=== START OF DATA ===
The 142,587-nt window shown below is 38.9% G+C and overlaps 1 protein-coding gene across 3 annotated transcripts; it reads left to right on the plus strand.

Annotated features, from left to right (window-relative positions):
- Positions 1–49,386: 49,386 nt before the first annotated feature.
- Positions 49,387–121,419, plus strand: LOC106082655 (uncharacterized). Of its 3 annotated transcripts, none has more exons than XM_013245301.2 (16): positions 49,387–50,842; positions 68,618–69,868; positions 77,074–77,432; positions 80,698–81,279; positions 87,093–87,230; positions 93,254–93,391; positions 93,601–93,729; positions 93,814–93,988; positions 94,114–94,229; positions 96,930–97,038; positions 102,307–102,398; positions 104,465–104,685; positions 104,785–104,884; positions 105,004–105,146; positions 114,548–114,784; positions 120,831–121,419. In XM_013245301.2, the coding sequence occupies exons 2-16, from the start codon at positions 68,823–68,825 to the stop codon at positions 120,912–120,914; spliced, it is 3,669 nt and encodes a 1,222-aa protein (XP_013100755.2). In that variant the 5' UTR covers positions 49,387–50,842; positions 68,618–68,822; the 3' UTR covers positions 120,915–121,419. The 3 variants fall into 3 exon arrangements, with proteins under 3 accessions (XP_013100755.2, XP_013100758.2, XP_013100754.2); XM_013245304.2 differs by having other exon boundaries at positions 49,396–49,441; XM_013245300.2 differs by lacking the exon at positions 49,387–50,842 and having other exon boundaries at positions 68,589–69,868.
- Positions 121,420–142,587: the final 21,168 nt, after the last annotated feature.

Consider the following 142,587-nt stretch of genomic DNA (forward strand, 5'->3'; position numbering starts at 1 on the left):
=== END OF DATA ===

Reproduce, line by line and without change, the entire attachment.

The 142,587-nt window shown below is 38.9% G+C and overlaps 1 protein-coding gene across 3 annotated transcripts; it reads left to right on the plus strand.

Annotated features, from left to right (window-relative positions):
- Positions 1–49,386: 49,386 nt before the first annotated feature.
- Positions 49,387–121,419, plus strand: LOC106082655 (uncharacterized). Of its 3 annotated transcripts, none has more exons than XM_013245301.2 (16): positions 49,387–50,842; positions 68,618–69,868; positions 77,074–77,432; positions 80,698–81,279; positions 87,093–87,230; positions 93,254–93,391; positions 93,601–93,729; positions 93,814–93,988; positions 94,114–94,229; positions 96,930–97,038; positions 102,307–102,398; positions 104,465–104,685; positions 104,785–104,884; positions 105,004–105,146; positions 114,548–114,784; positions 120,831–121,419. In XM_013245301.2, the coding sequence occupies exons 2-16, from the start codon at positions 68,823–68,825 to the stop codon at positions 120,912–120,914; spliced, it is 3,669 nt and encodes a 1,222-aa protein (XP_013100755.2). In that variant the 5' UTR covers positions 49,387–50,842; positions 68,618–68,822; the 3' UTR covers positions 120,915–121,419. The 3 variants fall into 3 exon arrangements, with proteins under 3 accessions (XP_013100755.2, XP_013100758.2, XP_013100754.2); XM_013245304.2 differs by having other exon boundaries at positions 49,396–49,441; XM_013245300.2 differs by lacking the exon at positions 49,387–50,842 and having other exon boundaries at positions 68,589–69,868.
- Positions 121,420–142,587: the final 21,168 nt, after the last annotated feature.

Consider the following 142,587-nt stretch of genomic DNA (forward strand, 5'->3'; position numbering starts at 1 on the left):